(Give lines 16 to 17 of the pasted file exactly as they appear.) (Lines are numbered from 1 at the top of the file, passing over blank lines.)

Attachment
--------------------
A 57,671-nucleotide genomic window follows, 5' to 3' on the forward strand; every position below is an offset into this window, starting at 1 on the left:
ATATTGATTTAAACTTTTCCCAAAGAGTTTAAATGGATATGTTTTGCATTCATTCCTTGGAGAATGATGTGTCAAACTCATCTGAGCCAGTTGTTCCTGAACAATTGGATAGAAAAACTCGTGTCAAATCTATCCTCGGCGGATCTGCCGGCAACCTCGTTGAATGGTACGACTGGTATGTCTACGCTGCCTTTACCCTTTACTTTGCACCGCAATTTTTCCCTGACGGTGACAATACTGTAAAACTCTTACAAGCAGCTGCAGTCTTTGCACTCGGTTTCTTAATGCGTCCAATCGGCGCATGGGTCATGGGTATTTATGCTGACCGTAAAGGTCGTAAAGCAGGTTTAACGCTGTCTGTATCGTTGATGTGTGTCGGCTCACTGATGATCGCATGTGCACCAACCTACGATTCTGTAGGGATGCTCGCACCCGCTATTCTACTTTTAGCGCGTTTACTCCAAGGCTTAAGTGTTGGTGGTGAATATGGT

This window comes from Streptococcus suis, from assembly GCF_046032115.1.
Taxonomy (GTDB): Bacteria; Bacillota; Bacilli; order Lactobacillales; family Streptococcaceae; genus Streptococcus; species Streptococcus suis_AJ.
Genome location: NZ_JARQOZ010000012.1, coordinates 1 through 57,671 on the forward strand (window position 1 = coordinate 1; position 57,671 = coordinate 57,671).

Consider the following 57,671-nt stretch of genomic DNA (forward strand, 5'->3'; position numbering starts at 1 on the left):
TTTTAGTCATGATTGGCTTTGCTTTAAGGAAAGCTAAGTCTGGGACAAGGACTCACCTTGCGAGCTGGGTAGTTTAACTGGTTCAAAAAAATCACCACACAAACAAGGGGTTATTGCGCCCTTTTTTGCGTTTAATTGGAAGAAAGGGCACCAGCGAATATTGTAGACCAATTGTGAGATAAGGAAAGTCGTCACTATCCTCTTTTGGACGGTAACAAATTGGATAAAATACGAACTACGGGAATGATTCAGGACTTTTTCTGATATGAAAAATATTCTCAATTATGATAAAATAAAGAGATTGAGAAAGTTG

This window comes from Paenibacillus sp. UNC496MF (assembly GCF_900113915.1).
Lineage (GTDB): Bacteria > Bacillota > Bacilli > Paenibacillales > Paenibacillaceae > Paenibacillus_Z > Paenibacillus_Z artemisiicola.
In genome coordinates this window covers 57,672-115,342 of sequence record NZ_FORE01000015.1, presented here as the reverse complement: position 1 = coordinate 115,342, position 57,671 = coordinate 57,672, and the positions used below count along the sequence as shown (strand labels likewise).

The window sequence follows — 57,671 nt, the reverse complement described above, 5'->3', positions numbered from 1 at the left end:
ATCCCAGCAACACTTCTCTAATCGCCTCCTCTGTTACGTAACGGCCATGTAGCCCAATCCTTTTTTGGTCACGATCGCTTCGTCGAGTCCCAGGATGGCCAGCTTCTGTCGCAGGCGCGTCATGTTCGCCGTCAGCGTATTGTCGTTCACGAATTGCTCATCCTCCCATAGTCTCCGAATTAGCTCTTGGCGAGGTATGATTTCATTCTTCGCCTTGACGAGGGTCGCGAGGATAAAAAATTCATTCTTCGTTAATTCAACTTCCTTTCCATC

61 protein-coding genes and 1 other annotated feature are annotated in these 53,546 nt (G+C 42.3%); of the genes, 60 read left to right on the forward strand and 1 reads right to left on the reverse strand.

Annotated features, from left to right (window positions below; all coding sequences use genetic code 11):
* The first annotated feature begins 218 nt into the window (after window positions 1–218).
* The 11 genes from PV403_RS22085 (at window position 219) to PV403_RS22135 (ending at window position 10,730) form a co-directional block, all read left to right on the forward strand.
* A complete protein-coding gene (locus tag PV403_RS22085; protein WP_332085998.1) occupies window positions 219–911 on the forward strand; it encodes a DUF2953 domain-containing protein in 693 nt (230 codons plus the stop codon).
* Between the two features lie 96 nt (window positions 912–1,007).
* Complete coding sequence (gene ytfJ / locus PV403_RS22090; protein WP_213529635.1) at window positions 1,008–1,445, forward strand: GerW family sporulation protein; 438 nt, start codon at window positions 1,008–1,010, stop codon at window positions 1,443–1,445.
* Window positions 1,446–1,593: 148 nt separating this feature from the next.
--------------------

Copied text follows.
* The 11 genes from PV403_RS22085 (at window position 219) to PV403_RS22135 (ending at window position 10,730) form a co-directional block, all read left to right on the forward strand.
* A complete protein-coding gene (locus tag PV403_RS22085; protein WP_332085998.1) occupies window positions 219–911 on the forward strand; it encodes a DUF2953 domain-containing protein in 693 nt (230 codons plus the stop codon).